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Archive for Wednesday, August 13, 2003

Bombings shatter tenuous calm

August 13, 2003

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— Middle East peace talks swung dangerously close to collapse Tuesday after two Palestinian teenagers shattered a cease-fire with suicide strikes on an Israeli supermarket and a Jewish settlement in the West Bank.

The bomb attacks killed two Israelis, injured 11 bystanders and broke a six-week stretch during which the people of this war-weary land had enjoyed relative quiet. In an exchange of grim recriminations, Palestinian and Israeli officials warned that the region risked tumbling into a new cycle of bloodshed -- and blamed one another.

Israeli Prime Minister Ariel Sharon ordered buses loaded with 76 Palestinian prisoners set for release to turn around and go back to prison. Then he threatened to abandon the frayed peace process altogether.

"The Palestinians do not do what they are supposed to do," he said. "Israel will not be able to continue the (peace) process, despite the strong desire to do so, if the terror does not cease."

Speaking during a tour of the Persian Gulf, Palestinian Prime Minister Mahmoud Abbas condemned the bombings, but in the same breath condemned Israeli "provocations."

"We are standing tonight at a very critical junction," Palestinian negotiator Saeb Erekat said. Without the intervention of the United States, he warned, "things are going to go from bad to worse."

In Washington, Secretary of State Colin Powell promised the United States would continue its struggle to implement the troubled "road map" peace plan. A series of steps meant to create a safe Israel alongside a Palestinian state, the plan hasn't spurred much action despite months of diplomacy.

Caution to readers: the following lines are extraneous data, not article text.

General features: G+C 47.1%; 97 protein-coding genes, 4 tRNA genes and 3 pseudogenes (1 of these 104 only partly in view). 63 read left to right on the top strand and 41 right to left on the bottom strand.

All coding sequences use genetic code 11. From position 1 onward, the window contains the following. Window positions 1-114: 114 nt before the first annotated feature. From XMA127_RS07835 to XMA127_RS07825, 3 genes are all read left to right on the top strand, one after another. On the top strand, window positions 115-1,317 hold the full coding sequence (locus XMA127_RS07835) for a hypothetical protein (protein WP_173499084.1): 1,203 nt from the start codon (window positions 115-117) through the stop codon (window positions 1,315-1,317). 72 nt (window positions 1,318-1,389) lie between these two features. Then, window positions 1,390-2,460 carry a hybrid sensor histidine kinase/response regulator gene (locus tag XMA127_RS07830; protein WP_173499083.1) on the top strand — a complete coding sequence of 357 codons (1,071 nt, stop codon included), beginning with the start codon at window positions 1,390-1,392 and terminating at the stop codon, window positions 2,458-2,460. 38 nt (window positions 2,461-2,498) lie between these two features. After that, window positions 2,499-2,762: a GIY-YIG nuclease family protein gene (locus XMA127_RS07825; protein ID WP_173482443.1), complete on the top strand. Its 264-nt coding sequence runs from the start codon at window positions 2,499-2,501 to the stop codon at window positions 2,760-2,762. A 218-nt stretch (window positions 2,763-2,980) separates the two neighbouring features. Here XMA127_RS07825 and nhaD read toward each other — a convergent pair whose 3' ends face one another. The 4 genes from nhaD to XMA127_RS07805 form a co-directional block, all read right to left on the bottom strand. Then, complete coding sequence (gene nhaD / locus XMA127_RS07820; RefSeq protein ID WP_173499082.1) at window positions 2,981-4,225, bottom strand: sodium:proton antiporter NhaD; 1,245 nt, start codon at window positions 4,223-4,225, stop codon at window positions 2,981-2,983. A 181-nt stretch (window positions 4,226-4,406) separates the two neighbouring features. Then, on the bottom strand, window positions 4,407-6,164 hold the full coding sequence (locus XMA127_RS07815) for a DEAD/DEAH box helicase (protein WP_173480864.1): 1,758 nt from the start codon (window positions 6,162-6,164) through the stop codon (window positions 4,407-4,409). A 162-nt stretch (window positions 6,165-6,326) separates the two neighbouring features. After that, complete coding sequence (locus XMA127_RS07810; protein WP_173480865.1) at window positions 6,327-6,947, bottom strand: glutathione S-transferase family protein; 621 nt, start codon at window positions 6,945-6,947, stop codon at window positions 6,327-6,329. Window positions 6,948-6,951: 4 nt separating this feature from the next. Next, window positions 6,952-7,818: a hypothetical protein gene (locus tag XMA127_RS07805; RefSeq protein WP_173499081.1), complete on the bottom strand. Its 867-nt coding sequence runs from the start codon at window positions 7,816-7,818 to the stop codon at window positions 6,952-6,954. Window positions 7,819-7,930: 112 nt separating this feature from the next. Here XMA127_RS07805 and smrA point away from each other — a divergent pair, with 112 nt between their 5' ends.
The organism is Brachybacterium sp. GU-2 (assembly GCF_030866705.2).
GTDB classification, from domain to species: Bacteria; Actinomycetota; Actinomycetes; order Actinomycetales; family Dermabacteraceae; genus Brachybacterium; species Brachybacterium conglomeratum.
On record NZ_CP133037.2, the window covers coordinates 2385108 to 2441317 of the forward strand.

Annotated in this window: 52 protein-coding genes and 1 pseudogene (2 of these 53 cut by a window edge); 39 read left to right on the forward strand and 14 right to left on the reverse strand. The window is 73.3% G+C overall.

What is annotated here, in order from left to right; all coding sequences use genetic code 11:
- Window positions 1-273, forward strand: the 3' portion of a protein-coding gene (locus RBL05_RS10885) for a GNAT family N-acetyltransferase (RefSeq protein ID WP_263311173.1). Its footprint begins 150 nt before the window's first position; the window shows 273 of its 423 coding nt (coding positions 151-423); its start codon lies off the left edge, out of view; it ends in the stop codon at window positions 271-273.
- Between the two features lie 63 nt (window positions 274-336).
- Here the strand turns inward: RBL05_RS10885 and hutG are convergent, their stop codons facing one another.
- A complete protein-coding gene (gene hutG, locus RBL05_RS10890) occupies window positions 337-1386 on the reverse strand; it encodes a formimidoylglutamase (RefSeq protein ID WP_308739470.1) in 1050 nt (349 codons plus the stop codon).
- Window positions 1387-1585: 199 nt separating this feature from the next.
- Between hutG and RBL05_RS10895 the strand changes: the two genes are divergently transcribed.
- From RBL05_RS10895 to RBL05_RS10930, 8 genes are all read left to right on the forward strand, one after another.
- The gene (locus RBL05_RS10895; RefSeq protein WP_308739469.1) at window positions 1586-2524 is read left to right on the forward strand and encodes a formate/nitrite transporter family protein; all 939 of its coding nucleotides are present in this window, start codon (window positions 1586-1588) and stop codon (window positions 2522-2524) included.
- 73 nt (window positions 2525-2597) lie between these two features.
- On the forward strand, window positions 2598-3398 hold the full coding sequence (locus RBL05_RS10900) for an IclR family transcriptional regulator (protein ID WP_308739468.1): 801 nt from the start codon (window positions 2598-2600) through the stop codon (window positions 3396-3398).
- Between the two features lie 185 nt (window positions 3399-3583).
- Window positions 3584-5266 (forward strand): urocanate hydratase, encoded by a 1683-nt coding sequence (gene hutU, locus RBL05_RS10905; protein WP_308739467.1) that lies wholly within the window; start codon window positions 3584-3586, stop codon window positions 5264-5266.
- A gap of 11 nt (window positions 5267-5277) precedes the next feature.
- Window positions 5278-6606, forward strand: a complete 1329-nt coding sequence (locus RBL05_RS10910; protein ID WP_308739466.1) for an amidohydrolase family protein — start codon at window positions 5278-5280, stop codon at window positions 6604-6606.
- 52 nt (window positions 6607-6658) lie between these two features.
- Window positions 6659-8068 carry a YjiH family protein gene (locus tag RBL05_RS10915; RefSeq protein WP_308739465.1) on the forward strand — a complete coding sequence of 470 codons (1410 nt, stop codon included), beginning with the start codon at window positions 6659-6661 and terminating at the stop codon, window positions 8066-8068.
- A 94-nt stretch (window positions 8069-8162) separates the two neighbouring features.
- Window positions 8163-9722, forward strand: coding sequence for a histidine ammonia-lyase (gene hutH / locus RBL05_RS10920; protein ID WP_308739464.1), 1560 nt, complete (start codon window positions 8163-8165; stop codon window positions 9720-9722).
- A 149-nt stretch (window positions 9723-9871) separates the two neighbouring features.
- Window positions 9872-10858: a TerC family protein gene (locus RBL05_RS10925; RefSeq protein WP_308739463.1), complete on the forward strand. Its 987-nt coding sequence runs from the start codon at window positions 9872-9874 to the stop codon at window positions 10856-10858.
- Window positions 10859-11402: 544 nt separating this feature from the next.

"We will never get there so long as people continue to participate in terrorist activities, and we see the response to terrorist activities, which are necessary for self-defense," Powell said.

The young assailants, Khamas Gerwan and Islam Qteishat, both 17, blew themselves up less than an hour apart, but an Israeli army commander said there apparently was no coordination. Relatives said the two didn't know each other.

Hamas said the Ariel bombing came as revenge for the killing of two of its bomb makers in an Israeli army raid on Friday, and that the group would now return to observing a three-month truce it declared June 29. The Fatah-linked Al Aqsa Martyrs' Brigades, which claimed responsibility for the attack near Tel Aviv and opposes the cease-fire, threatened more attacks.

Tuesday's were the first suicide bombings since a Palestinian from a splinter cell within the Islamic Jihad group blew himself up in a house on July 7, killing a 65-year-old woman. Still, the past six weeks had been relatively calm, compared to the intense fighting that broke out in September 2000.

Mohammed, the 12-year-old brother of Islam Qteishat, 17, of the
Palestinian militant group Hamas, weeps as he holds a picture of
his brother at their family house in the Askar refugee camp in the
West Bank town of Nablus. Qteishat on Tuesday blew himself up
outside the Jewish settlement of Ariel, killing one Israeli and
seriously injuring two others.

Mohammed, the 12-year-old brother of Islam Qteishat, 17, of the Palestinian militant group Hamas, weeps as he holds a picture of his brother at their family house in the Askar refugee camp in the West Bank town of Nablus. Qteishat on Tuesday blew himself up outside the Jewish settlement of Ariel, killing one Israeli and seriously injuring two others.

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